Review: Lucifer’s Nebula by Phipps/Suttkus

Lucifer's Nebula (Lucifer's Star)Lucifer’s Nebula, by C. T. Phipps and Michael Suttkus is the second novel in the adventures of Cassius Mass, a devilishly handsome former prince of a cruel planet that no longer exists. This is like Star Wars if it were written in a darker and more cruel (and arguably fun) universe.
Lucifer’s Nebula is a sequel to the first book, Lucifer’s Star, in which we learned that the universe has experienced governmental turmoil, civilizations have been ravaged, and an ancient set of beings known as the Elder Races have left their mark on the current civilization. This book picks up where the first left off in a way that doesn’t make you feel like you’ve missed a step between the books.
We find our reluctant hero, Cassius Mass, as the hesitant Captain of the Melampus, the ship that he had been flying on during the previous book. His crew is filled with variously colorful characters, including his two lovers, the aggressive First Mate, Clarice, and the ship’s medical officer, Isla. Isla is also a bioroid, which is like a fleshy C-3PO who’s artificial intelligence is so advanced that it’s considered (by some) to be a sentient being. Many of the bioroid’s of this universe are enslaved, as most people see them less like people and more like machines. Isla’s struggle, in this book and the last, reminds me of Pris from the original Blade Runner. She was made for one purpose (in Isla’s case, sex), but rebels against her users to follow her true calling. At this point, that mostly consists of being a medical officer and hanging out with Cassius’s pirate crew.
Most of the cast of Lucifer’s Nebula (and the whole series, really) is incredibly broken or has experienced some sort of trauma. One of my favorite characters, William, had to deal with his entire world being ravaged and destroyed by one of the warring governments. Major Terra (introduced in this book) is a brainwashed soldier from that same world as William. She was kidnapped by her conquerors and brainwashed to be their loyal assassin. Everyone’s broken. The Melampus wouldn’t be remiss in renaming itself “The Isle of Misfit Toys.”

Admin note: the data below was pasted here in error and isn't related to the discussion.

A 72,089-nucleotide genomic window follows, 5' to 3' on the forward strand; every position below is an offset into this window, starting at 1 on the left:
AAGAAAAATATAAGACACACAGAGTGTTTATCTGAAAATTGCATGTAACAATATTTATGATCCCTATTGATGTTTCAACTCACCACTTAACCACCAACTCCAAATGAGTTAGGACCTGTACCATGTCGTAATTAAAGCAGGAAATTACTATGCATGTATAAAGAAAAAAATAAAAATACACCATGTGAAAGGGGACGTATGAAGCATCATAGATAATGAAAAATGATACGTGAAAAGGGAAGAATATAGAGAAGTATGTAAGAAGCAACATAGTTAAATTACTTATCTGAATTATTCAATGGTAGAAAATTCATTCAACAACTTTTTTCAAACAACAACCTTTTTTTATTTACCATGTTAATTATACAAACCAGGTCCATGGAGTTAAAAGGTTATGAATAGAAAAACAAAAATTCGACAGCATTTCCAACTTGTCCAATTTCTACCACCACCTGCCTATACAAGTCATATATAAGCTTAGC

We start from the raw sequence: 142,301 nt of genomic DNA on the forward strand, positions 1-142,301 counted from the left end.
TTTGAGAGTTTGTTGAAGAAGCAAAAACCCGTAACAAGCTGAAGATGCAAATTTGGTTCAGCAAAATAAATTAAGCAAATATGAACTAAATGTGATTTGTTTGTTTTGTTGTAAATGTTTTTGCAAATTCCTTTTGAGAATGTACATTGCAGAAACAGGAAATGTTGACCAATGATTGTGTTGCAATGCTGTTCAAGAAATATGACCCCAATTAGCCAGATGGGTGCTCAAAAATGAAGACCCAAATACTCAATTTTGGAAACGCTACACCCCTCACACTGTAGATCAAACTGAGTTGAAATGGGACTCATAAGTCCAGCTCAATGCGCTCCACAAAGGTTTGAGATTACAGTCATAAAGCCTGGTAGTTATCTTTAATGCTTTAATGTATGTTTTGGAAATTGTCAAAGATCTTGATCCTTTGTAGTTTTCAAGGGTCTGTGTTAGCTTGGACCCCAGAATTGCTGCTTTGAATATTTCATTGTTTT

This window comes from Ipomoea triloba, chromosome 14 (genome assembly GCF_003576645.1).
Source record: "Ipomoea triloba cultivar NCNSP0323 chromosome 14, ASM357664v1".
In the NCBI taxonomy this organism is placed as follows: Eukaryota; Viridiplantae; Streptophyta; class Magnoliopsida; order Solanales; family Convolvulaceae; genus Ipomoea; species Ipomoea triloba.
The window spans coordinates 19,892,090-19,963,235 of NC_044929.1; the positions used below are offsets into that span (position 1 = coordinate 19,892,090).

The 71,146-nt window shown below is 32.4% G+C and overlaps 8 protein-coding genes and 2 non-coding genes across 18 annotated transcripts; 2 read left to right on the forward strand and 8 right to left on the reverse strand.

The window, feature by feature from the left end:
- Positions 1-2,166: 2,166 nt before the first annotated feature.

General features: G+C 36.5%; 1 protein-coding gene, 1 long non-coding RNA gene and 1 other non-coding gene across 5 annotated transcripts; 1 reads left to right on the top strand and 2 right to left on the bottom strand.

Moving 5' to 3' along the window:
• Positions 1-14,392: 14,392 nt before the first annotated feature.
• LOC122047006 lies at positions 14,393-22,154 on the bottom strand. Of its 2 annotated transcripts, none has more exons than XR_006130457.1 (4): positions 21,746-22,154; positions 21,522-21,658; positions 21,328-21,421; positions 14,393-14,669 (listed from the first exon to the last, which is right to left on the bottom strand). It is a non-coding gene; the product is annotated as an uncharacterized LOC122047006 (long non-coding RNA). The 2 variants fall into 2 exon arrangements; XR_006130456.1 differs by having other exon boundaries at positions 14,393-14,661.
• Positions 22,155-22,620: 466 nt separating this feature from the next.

This broken aesthetic doesn’t end with just the crew, as their Captain is the most broken of them all. Inside his head he relives and can never escape the memories of all of the people that he’s killed or led into a battle that’s gotten them killed. One of those ghosts is his dead wife, who seems to have lost much of her humanity in her transition from living flesh to digital ghost. He’s wracked with guilt and anger over who he was and what he’s lost and he desperately wishes to atone for the life he’s lived.
In book one, this led us into the great character arcs that Phipps and Suttkus are famous for. Phipps always manages to introduce you to an utterly broken person and show us their path toward healing. When book 1 ended, we had hope for Cassius.
Then book 2 started, and we were saddled with an uncomfortable reality. While a lot of what was broken in these characters was healed, life doesn’t let you forget about the parts that you haven’t fixed yet. Cassius is still addicted to his alcohol and self-destructive tendencies, and the character journeys in this book help us to see the more human side of addiction, abuse, and violence on both a global and a personal scale.
There’s politics, huge twists, and adventure galore, but the big win with any book that has Phipps’s name on it is the character development (and the action. Lots of great action.).
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Review: Agent G-Saboteur by C.T. Phipps

Agent G, as described in the first book in C.T. Phipps’ cyberpunk novels, is an international assassin. Much like Liam Nissan, he has a very specific set of skills.
But that’s a very two-dimensional look at a very three-dimensional character. These novels, though fun, gritty, cyberpunk looks at spy adventure, and sold as cyberpunk, are actually the definitive example of perfect Science Fiction.
What do I mean by that? Science Fiction is meant to be a mirror that reflects back a very human idea but framed in an analogy that makes it clearer to understand. Historically, the best Science Fiction asks us to examine what it means to be alive, or the roles of gender, or in the case of the Agent G series, what it means to be human.